“[From] the message … [of] the Yellow Vests … [that] we can’t make ends meet [and] just can’t take it any more [so] the government must stop, think and change course … I have not heard one word that would fall into the categories of ‘far right’, much less ‘fascism’ – or even that indicated any particular preference in regard to political parties. … It is just a way of saying, We are the people, we do the work, and you must listen to our grievances. To be a bad thing, ‘nationalism’ must be aggressive toward other nations. This movement is not attacking anybody, it is strictly staying home. … The Gilets Jaunes hav[ing] made clear their distrust of all politicians … is not a movement that seeks to take power.”

    Source: Diana Johnstone, “Les Gilets Jaunes – A Bright Yellow Sign of Distress”, Global Research, December 4, 2018.

  • Wow bigoted and uninformed garbage at all levels.

    You are attacking religious freedom and demanding France go back to its autocracy loving state sponsored church.

    You are making racist appeals against immigration there despite the economic and demographic need for it. Recycling neo Nazi arguments there.

    You are lying about Macrons policies. He is an economic conservative, like Republicans here. People are rioting over garbage austerity measures done while the government gives away resources to the wealthy.

  • Actually it is just a description of your rather ridiculous attack. You clearly don’t know what constitutes a statesman. So you are not qualified to jusge the existence of non existence of such traits in others.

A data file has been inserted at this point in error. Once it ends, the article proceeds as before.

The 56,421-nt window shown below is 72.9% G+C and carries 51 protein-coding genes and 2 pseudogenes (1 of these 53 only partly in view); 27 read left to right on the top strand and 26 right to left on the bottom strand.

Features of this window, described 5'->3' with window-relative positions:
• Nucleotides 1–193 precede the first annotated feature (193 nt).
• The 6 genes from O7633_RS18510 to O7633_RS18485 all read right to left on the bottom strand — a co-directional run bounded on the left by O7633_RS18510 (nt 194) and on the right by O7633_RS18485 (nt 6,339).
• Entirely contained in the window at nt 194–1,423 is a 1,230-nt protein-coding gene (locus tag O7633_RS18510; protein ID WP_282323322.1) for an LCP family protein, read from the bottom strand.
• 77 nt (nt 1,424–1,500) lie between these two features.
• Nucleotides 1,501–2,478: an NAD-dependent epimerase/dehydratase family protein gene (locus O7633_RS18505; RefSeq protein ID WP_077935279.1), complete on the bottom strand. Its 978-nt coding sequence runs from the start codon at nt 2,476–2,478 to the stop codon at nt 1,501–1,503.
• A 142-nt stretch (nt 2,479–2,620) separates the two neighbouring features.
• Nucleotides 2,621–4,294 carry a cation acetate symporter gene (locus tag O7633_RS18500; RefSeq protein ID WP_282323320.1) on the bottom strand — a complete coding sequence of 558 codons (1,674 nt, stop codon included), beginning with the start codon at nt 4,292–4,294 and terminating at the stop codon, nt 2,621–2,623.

• She’s nothing more than a sock puppet for big socialism.
    Sad.
    No wonder she goes for the red lips look.

  • “Socialism” being what every other developed and wealthy nation does as a matter of course to improve quality of life and growth if the middle class. Given the kleptocrats in office, we could use achange of pace. People who are not slaves to oligarchy.

    You and other conservatives aren’t even capitalists. You do not support free markets and the regulation required to keep them free. You support monopolies, graft and abuse of public resources. There is no excuse for kleptocracy. Only people with a hand our

  • France has a conservative in office. Policies just like American republicans. Austerity plus giveaways to wealthy.

    He got elected because his competition was Neo Nazi slime. This is what happens when nazis get in a ballot. They make mainstream miscreants look reasonable.

    He is only a socialist to far right derps.

  • There’s nothing wrong with austerity; as it is the consequences for living above your means.
    The problem is the citizens of France Are addicted to government programs and guarantees which at some point in time becomes in a possible burden on the government.